There are many periods of my life in which I felt alone, utterly alone. The impact trauma and abuse has on an individual creates the prefect environment for isolation to take over. There are many reasons for one to withdraw and for me it was mostly fear. I was afraid for those around me to know what was happening and then judge me. Always feeling that I was to blame for my situation. My thinking has been skewed in regards to this most of my life. One of my core beliefs has always been that I’m not good enough and everything is my fault. It’s a terrible burden to carry yet I willingly did so for thirty-five years.
I grew up without a lot of guidance from either if my parents. I never got the heart to heart chats about life, how to be successful, encouragement of my dreams or how to navigate rejection. My mother and my father were both unfortunately ill equipped emotionally to be parents and therefore I have had to figure a lot out as an adult. They provided for us financially, my siblings and I never wanted for anything. When it came to “the meat” of parenting however, the tough stuff, we were left to our own devices. I spent so much of my upbringing in fear, creating a facade so nobody would suspect the pain I was in. I don’t think I even acknowledged it myself until my first mental breakdown seven years ago.
Since that experience, I have had many epiphanies about my life. I have learned to forgive, not forget what has happened to me because without it I wouldn’t be who I am today. Growing up neglected emotionally, being emotionally and psychologically abused, taking on adult responsibility at a young age made me the kind and understanding woman I am today. It’s easy for me to spot those that need a little extra TLC. It’s truly gratifying for me to listen to someone, relate to them and make them feel better about themselves. One of my ambitions in life is to be there for others compassionately because I know what it feels like to be alone and misunderstood.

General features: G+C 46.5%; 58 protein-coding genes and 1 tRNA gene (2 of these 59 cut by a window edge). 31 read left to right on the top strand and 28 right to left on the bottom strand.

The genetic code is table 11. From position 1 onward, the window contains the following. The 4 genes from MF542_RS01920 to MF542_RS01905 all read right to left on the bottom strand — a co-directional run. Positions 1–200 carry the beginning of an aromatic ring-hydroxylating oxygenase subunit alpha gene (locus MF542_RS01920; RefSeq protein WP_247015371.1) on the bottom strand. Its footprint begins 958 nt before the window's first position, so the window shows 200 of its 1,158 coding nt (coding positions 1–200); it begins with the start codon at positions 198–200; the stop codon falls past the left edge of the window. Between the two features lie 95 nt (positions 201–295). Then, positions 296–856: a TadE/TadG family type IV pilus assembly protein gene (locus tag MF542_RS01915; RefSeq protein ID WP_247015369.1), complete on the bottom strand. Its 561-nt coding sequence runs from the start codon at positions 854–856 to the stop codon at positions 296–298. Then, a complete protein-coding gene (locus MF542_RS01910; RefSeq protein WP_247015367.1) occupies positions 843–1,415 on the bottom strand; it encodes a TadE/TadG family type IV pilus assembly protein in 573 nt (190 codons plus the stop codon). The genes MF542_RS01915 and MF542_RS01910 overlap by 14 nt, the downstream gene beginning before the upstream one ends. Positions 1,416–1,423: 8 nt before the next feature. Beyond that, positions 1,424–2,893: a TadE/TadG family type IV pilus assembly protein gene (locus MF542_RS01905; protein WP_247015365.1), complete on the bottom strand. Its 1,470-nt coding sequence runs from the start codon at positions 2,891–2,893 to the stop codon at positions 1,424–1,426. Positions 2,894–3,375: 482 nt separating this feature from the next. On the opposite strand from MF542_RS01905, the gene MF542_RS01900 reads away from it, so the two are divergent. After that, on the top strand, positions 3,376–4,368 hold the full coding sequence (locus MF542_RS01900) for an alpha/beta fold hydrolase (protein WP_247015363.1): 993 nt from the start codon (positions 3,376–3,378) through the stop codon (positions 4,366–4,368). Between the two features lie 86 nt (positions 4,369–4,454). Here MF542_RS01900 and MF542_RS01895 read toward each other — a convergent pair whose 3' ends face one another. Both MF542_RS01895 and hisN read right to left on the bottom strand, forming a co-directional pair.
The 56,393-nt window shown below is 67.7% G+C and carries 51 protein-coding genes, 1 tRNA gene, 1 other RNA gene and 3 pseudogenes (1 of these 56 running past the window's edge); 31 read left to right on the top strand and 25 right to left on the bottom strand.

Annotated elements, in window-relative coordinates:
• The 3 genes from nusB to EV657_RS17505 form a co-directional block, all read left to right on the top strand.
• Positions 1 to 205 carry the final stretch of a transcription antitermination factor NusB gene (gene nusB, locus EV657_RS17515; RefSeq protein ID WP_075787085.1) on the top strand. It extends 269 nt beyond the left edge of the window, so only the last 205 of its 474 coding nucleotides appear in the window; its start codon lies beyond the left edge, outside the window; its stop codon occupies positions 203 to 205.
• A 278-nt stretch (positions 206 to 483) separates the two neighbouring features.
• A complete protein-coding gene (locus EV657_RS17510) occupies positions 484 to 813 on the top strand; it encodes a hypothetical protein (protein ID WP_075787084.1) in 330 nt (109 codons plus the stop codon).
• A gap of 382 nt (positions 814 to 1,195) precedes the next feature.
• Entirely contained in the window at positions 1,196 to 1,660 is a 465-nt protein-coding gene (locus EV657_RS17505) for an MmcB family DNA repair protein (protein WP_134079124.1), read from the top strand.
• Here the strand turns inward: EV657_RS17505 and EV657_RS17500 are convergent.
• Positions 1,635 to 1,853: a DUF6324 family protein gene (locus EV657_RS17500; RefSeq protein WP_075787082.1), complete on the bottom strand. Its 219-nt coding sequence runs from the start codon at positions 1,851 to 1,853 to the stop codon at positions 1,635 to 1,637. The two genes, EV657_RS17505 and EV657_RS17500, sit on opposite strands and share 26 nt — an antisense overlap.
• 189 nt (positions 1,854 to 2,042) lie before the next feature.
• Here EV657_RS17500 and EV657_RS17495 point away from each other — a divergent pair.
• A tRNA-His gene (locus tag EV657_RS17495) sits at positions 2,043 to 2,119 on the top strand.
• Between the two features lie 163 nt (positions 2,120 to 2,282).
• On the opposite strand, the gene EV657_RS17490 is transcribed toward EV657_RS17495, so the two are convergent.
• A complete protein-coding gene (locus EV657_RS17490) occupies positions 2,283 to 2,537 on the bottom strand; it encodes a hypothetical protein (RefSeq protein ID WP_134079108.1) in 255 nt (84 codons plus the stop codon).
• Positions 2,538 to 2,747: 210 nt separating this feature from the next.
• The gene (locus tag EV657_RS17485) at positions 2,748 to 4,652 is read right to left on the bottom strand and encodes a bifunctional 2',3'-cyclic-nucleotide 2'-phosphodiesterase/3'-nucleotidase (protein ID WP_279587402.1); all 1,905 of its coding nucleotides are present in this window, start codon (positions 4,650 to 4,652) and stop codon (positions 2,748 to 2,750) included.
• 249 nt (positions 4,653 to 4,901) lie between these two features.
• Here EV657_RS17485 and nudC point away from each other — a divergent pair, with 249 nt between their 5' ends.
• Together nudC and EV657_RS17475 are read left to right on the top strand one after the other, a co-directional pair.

I just read an article on how hate crimes have dramatically risen this past year. Too many in our society feel isolated and misunderstood. These feelings produce anger, which is a secondary emotion. The root cause of hate is fear. The vast unknown outcomes in life, the projections onto others about what we don’t like within ourselves combine to produce overwhelming fear of the other. That fear then turns into hate. Our world is crying out for tolerance towards so much we fear as a society. There are so many movements and support groups that we look for to have our voices heard. I feel technology is the newest producer of isolation. Too many of us can live in a safe bubble that separates us from what we don’t like and understand. That division is having an overwhelmingly negative impact on how we see each other. Judging others from the outside instead of what’s on the inside which is our common human connection. Humanity is under attack and hate is rising.
The recent mid term election cycle had me focusing on what keeps us so divided in this country. I thought about the rise of hate, the need for understanding and what could bring us to a more peaceful place in our communities. The ability to be vulnerable and share our emotions with one another is a good place to start the healing. Placing judgement aside and truly listening to each other. Only then can we come together in love and begin to comprehend our neighbor on a more human level. Abolishing the hate and darkness allowing for more acceptance and light.